Kanonkop 2008 “Kadette” (Stellenbosch) – I find Kanonkop’s wines quite impressive, especially their pinotage and Paul Sauer blend, but this is the outlier. It’s OK, but really no more than that. Big, big, big fruit, with that strappy, paint/varnish pinotage character – missing from their varietal bottling – on full display, and obliterating any appeal that might otherwise be lent by the other grapes in the blend. It’s not awful or anything, but I don’t really see the point to it, other than a way to slough off lesser product to preserve the quality of the upper-tier bottlings. (5/10)
Kanonkop 1993 Pinotage (Stellenbosch) – Corked. Oddly, this is something no one (including me) realizes the night the wine’s first opened, though it’s apparent on day two, and completely obvious by day three. A shame. (4/09)
Kanonkop 1989 Pinotage (South Africa) – The appellation seems to be as the bottle indicates, though of course under current law this would be from Stellenbosch. The cork is an absolute mess, takes an epic effort to remove in the tiny pieces into which it disintegrates, and by all rights should herald a damaged and prematurely decrepit bottle. But if so, there’s no sign of it in my glass. The wine looks much younger than it is, and tastes so as well, which makes me wonder if pinotage is the South African version of petite sirah…eternally youthful and forever consumed too soon. Quite heavily-fruited still, in the form of a baked fruit compote without distinct elements, though the first stirrings of maturity appear as old, time-burnished furniture and a loamy mushroom quality. Very soft, yet far from unstructured, and seemingly not yet mature by its mouth-filling headiness. Very impressive. (11/08)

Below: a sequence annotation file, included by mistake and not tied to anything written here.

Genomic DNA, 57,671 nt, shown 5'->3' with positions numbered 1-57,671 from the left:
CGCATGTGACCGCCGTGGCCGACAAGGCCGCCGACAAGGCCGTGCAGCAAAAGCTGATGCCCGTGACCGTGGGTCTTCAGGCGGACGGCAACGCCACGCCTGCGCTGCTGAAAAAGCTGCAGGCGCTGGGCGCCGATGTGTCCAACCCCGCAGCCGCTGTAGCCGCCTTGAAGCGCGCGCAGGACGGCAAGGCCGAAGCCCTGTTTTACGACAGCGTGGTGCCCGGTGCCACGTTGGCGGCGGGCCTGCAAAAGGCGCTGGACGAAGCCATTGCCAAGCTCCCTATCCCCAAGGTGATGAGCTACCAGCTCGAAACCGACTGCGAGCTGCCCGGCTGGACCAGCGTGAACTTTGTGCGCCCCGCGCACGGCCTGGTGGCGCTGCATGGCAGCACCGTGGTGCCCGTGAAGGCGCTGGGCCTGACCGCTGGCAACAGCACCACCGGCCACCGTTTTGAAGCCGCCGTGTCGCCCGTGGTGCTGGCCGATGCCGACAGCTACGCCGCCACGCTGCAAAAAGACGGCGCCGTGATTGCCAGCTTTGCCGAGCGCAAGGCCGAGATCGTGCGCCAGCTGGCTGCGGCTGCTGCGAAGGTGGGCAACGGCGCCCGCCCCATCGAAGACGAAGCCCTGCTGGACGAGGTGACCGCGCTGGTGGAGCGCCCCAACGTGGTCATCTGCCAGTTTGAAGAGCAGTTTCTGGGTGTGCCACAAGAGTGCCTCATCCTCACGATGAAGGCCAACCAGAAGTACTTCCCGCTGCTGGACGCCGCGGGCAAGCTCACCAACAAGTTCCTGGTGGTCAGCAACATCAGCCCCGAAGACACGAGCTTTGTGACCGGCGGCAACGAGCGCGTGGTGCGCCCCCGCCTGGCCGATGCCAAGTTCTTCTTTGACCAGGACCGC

Unfortunately, this most lavish of landscapes is also an armed camp. Beyond the usual “armed response” security signs nailed to every home and business, the greatest of the estates seem to bristle with defenses. I have already seen far more razor wire than I care to, which in otherwise beautiful locales is particularly jarring, but here are added fiercely-armed guards that glower at each passerby.
I don’t exaggerate. On the drive towards an interior building at one famous Constantia winery, we cruise down a beautiful vineyard road, admiring the signs designating each block of grapes, while keeping an eye on the quarter-dozen machine-gun-toting, flak-jacketed, paramilitary soldiers that patrol it. It’s a very disconcerting site. On the other hand, I’ve never eaten on a military base before…
Kanonkop 2002 Cabernet Sauvignon (Stellenbosch) – By reputation and critical response, this is the worst version of this wine that Kanonkop’s made in many years. And yes, it’s a little scratchy and advanced. But I find the minor greenness, touched with a dusting of white pepper, appealing in contrast to modern cabernet’s distorted lushness (not that lushness is something from which this wine regularly suffers), and in fact the wine’s balance is better than its reputation would indicate. I wouldn’t hold it any longer, though, and I think food – something with fat – is essential. (12/08)